You could easily feel jittery if you approach your boss to ask them for a pay rise. After all, you don’t want to risk striking an arrogant or self-important tone – but, all the same, you don’t want to come across as so humble and reluctant that your manager could wonder why you asked in the first place.
Fortunately, it’s more comfortable to bring up the idea of a larger pay packet if, before then, you have excelled more than usual in the workplace, making it easier for you to justify the salary hike.
Invest in self-development
In a sense, you are probably already doing that by honing your existing job skills. However, you could go a step further by enrolling on a course. The Muse points out that plenty of free courses are available online, but taking classes at a local college or university is also an option.
Before you do any of this, though, you should directly ask your boss exactly what new skills you – or perhaps “the team”, if you would prefer to be more subtle – ought to learn.
Ask for your boss for boring-but-essential tasks
In probably every workplace, there are a few responsibilities that people only do because they have to, not because they want to – and your boss probably has some of those tasks on their own plate.
Just imagine, then, how much further you could get into their good books simply by asking your manager whether there are any important-but-dull tasks you can handle for them. Even if there aren’t, your offer to help won’t go unappreciated.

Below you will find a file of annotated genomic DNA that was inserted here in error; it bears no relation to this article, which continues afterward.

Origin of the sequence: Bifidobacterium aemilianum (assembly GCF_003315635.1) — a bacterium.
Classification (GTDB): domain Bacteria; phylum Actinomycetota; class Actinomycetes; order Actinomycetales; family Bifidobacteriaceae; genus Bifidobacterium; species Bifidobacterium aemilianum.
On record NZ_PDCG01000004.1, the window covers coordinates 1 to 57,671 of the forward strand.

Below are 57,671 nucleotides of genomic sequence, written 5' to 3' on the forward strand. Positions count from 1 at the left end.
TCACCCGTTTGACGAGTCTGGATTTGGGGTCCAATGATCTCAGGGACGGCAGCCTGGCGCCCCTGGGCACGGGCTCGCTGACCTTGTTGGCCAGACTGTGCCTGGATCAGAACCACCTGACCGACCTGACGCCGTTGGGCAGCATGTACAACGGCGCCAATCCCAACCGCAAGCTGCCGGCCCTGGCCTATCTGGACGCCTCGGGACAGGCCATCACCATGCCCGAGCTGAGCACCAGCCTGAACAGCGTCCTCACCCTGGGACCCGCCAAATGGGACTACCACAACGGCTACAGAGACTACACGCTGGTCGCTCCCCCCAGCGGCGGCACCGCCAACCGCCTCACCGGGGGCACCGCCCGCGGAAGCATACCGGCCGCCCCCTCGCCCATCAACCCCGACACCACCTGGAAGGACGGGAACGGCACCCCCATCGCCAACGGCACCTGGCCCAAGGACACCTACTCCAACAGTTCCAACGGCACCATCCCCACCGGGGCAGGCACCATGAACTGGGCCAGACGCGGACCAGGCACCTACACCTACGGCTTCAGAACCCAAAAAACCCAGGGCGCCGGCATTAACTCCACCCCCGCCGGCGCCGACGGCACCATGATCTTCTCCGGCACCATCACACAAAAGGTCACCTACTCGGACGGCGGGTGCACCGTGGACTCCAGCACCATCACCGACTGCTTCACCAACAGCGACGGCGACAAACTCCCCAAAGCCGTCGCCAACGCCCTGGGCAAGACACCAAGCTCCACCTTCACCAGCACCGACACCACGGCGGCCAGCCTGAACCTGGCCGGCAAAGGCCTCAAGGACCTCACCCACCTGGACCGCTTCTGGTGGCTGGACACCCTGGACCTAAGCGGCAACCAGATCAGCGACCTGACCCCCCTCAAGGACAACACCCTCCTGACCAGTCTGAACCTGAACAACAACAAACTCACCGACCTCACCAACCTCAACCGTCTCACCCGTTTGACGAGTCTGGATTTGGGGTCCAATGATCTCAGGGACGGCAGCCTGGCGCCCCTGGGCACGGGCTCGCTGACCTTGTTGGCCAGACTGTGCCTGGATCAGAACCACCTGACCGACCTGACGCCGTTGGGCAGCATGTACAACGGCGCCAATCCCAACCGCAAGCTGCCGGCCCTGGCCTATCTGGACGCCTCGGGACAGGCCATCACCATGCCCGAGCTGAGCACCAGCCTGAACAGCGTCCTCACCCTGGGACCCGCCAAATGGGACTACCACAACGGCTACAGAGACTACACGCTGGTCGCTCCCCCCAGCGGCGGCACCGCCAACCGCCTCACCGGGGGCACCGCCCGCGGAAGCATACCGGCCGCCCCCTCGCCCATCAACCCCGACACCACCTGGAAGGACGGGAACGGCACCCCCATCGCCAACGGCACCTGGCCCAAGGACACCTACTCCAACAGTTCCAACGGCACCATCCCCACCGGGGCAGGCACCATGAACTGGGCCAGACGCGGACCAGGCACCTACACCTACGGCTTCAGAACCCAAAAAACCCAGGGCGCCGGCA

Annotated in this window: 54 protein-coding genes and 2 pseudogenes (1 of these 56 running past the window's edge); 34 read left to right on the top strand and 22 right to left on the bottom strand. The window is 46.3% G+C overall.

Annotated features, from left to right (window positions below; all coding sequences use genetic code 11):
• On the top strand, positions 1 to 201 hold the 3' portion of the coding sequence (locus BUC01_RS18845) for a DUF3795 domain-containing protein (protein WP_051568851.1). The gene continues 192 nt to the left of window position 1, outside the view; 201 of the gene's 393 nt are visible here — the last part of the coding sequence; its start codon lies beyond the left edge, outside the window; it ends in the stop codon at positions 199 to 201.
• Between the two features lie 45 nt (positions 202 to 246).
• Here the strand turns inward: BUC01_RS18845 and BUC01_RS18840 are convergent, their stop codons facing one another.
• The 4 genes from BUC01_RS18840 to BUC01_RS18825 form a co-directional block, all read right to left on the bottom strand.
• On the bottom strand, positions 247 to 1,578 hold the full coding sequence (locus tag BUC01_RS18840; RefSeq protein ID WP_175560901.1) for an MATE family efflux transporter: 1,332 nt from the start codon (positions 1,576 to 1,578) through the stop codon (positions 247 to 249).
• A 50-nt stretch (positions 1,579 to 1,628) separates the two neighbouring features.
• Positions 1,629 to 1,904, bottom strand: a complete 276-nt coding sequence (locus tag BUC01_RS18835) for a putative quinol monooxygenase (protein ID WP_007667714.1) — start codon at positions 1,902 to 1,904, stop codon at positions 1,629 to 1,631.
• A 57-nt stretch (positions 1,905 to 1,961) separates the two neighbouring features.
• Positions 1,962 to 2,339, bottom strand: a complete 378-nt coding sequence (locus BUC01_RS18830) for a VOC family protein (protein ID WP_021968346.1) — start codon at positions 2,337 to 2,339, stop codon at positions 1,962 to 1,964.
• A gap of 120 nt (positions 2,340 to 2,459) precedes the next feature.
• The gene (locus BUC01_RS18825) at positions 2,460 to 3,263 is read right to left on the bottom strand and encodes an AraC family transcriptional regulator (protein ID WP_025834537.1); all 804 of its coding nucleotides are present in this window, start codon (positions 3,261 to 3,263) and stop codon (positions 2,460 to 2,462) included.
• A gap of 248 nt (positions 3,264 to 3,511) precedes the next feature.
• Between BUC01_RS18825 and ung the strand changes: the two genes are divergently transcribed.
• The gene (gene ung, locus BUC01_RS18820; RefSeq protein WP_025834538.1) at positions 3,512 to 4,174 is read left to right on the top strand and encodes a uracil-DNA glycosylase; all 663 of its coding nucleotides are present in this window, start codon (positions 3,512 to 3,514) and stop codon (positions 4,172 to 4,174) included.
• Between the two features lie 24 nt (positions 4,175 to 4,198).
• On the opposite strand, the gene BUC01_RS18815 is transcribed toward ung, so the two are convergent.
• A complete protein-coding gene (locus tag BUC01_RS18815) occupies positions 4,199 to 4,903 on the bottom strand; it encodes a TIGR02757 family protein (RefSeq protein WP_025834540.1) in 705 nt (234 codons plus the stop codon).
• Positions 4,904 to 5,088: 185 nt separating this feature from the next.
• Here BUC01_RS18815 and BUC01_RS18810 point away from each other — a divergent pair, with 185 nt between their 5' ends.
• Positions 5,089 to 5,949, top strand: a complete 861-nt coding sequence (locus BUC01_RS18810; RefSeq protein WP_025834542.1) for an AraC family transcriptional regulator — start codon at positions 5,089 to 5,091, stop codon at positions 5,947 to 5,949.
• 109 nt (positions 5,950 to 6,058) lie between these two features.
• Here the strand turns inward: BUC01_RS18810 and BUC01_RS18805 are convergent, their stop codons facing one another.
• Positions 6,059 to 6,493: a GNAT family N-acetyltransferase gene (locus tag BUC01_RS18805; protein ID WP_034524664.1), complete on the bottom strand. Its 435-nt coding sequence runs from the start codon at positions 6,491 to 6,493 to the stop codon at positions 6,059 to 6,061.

Surpass your manager’s expectations
If there aren’t any extra assignments for you to take on, doing even better with your existing ones can be a great way for you to ease your argument for a pay increase.
For example, you could endeavor to hand in completed projects ahead of the officially-set deadlines. Still, make sure that, in your attempt to do that, you don’t compromise on the quality of the work – as submitting a sloppily-done project early would be rather defeating the point.
Mentor a junior member of the team
That doesn’t necessarily have to mean enrolling in a formal mentorship program, though it would certainly be convenient if your company had one. There are more informal means of mentoring someone, such as by providing them with impromptu feedback and support from time to time.
As you do so, your relationship with your mentee should develop naturally – and, as their career takes off, yours will inevitably improve, too.
Be ready to negotiate in a flexible way
Sometimes, no matter how persuasively you put forward your argument for a pay rise, your boss might have to resist due to factors outside their control, Chron notes. In that case, you could indicate that you are still open to receiving other perks.
Through LifeWorks’ perks and savings scheme, many employers can provide their employees with price cuts on such routine purchases as cars and family outings – so, you could point this out as an option.
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